My name is Chris Lysy and I’m a Research Analyst at Westat. I also blog about the use of new technology at FreshSpectrum.com (http://freshspectrum.com) and can be found on Twitter: @clysy.
In person there is nothing better than a live presentation, but the same does not always hold true on the web. Countless webcasts end up being nothing more than a voice matched against power point slides with little or no audience participation and scheduling requirements. In these types of situations it is often better to record and post, removing the scheduling barriers and opening up to a wider audience.
Rad Resource: One of the easiest places to upload and share slideshow presentations is Slideshare (http://www.slideshare.net). Think of it like a youTube for Power Point presentations. After you upload your slides you will get a direct link to send to your audience and can even embed the presentation in a blog post or on a website. The service is funded by ad revenue and is 100% free for the user.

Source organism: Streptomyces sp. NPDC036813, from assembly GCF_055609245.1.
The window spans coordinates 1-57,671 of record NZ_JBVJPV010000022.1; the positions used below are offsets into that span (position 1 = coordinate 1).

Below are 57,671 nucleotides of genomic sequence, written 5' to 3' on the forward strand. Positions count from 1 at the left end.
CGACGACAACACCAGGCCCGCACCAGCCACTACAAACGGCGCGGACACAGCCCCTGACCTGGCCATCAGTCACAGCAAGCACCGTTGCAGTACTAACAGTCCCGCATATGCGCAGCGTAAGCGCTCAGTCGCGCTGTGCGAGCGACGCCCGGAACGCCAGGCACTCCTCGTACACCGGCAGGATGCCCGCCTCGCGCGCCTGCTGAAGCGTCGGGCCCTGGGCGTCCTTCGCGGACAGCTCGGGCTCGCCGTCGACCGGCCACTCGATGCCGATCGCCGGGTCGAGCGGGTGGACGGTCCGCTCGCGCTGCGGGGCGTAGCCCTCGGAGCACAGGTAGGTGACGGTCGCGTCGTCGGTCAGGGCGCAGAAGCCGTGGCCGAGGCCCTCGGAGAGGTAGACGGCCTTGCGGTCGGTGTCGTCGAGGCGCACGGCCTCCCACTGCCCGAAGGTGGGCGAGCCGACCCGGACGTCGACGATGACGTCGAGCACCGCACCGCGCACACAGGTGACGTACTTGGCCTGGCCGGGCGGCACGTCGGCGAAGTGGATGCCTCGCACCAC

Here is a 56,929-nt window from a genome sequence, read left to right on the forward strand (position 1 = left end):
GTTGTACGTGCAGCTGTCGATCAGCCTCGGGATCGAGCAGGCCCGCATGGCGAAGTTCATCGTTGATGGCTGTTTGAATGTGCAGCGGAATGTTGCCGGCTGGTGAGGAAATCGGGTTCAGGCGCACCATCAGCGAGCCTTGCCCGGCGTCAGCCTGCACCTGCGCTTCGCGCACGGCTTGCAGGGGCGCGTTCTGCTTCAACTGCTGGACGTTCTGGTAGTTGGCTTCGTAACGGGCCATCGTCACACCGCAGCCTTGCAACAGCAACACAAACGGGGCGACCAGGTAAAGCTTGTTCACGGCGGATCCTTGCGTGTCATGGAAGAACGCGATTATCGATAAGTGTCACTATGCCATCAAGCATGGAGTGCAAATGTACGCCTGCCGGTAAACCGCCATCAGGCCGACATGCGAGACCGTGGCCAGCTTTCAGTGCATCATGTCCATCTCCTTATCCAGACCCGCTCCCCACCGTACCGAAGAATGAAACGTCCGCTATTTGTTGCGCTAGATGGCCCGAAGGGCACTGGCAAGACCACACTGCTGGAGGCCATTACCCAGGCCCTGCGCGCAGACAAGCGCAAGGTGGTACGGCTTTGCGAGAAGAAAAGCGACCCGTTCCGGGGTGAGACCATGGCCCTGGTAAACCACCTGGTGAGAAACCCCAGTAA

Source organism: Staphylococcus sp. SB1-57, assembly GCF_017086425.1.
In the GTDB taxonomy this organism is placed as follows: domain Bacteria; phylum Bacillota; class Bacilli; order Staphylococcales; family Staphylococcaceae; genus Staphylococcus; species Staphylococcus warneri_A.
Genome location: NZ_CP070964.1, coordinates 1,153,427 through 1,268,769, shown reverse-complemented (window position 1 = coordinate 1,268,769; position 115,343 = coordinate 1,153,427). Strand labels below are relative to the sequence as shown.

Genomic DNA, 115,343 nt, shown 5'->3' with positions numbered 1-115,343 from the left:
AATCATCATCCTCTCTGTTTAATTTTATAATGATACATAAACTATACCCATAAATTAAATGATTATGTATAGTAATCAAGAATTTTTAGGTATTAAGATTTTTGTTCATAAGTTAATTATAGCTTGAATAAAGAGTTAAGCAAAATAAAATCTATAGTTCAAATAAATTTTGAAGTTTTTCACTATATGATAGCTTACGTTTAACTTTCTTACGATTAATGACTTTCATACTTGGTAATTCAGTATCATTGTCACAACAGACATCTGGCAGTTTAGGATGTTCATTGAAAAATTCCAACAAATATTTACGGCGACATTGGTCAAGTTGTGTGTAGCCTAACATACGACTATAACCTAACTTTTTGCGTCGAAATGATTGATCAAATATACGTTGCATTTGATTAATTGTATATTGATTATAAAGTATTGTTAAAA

After uploading your slideshow presentation, consider making it a slidecast by adding an mp3 recording of your voice. Slideshare gives you step by step directions on how to do this here: http://www.slideshare.net/faqs/slidecast
Rad Resources: In order to create a slidecast you’ll need to find an mp3 (podcast) hosting site and recording software. There are a number of free podcast hosting sites that will do the trick, Podbean is one (http://www.podbean.com/) and you will find several others with a google search. For recording software I recommend Audacity (http://audacity.sourceforge.net/), it’s download-able freeware and relatively easy to use.
Hot Tip: With a feature that allows you to slow down playback speed, Audacity is also a free option for interview transcription work.